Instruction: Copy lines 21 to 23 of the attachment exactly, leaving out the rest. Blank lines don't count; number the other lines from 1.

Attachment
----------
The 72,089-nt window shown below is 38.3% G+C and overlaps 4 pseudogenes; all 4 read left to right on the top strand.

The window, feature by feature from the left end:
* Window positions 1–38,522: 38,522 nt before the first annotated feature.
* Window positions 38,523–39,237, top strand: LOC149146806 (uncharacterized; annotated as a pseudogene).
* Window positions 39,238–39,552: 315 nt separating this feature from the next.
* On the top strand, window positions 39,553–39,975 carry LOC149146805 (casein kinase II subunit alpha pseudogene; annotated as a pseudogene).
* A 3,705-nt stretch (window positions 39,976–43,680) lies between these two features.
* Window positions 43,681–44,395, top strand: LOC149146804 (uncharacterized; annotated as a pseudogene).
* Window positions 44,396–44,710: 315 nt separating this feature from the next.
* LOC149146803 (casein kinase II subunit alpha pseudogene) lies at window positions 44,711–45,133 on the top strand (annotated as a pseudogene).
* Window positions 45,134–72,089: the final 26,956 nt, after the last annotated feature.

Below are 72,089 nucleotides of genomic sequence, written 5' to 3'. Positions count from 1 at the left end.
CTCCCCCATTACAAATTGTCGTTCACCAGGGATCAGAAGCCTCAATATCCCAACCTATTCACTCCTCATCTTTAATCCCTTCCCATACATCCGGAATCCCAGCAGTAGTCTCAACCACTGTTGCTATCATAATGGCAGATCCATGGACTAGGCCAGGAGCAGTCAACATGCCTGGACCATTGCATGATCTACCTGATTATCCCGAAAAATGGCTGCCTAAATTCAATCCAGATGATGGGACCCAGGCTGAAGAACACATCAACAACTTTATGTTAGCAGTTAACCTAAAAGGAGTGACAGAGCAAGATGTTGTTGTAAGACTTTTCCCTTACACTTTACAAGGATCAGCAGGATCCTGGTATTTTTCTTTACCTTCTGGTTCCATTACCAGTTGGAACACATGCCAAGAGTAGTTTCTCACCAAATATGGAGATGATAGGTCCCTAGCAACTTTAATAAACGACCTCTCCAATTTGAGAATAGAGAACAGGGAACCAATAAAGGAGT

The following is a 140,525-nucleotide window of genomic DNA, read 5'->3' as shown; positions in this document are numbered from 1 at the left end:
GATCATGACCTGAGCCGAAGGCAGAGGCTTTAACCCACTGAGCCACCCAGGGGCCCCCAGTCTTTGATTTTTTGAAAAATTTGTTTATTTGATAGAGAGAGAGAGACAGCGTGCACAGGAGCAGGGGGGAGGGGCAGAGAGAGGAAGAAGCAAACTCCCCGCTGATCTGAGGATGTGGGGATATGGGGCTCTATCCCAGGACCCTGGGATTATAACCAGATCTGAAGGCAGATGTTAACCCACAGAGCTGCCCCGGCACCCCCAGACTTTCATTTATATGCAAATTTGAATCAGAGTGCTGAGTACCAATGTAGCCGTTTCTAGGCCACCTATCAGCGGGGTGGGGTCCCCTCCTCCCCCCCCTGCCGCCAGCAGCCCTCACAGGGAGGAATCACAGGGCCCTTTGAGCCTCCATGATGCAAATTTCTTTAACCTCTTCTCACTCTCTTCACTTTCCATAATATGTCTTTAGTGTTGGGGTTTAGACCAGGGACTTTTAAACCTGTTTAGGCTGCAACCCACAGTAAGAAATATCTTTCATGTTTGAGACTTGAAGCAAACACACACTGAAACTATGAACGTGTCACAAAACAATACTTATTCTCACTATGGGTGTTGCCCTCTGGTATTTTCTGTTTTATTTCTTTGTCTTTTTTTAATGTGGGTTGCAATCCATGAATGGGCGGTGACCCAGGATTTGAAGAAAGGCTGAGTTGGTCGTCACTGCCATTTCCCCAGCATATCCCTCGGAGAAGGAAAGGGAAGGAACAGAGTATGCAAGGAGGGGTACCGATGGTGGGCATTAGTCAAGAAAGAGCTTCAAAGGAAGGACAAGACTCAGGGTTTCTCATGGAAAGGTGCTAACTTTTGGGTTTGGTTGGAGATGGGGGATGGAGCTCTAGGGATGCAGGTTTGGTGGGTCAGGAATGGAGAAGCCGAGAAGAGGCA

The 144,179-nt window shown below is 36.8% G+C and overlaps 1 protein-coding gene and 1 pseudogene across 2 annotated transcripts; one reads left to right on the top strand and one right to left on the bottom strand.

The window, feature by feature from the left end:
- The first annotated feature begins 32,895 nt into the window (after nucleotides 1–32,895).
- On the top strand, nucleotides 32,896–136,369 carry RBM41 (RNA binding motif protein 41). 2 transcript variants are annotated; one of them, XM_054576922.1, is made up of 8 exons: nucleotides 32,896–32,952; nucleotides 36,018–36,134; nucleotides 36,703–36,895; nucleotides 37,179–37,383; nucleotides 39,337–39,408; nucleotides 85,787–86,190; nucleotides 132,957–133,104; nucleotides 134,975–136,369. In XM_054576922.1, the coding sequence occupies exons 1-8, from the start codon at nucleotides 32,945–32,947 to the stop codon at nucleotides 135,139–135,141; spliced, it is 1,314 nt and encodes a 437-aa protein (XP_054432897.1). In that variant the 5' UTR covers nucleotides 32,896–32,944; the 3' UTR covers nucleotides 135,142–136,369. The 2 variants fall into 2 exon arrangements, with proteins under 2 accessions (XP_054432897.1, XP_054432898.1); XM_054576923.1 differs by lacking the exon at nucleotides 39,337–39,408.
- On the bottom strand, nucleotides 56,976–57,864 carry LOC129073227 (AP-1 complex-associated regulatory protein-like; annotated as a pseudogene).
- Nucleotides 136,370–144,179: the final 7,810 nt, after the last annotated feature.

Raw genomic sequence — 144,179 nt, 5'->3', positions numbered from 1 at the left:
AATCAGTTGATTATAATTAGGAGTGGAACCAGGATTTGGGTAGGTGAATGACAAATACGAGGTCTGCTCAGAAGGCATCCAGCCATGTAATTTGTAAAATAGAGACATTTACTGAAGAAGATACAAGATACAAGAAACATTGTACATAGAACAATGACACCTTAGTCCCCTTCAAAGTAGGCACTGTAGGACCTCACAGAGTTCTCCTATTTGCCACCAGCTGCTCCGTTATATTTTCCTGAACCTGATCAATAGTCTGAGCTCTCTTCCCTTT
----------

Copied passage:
- Nucleotides 136,370–144,179: the final 7,810 nt, after the last annotated feature.

Raw genomic sequence — 144,179 nt, 5'->3', positions numbered from 1 at the left:
AATCAGTTGATTATAATTAGGAGTGGAACCAGGATTTGGGTAGGTGAATGACAAATACGAGGTCTGCTCAGAAGGCATCCAGCCATGTAATTTGTAAAATAGAGACATTTACTGAAGAAGATACAAGATACAAGAAACATTGTACATAGAACAATGACACCTTAGTCCCCTTCAAAGTAGGCACTGTAGGACCTCACAGAGTTCTCCTATTTGCCACCAGCTGCTCCGTTATATTTTCCTGAACCTGATCAATAGTCTGAGCTCTCTTCCCTTT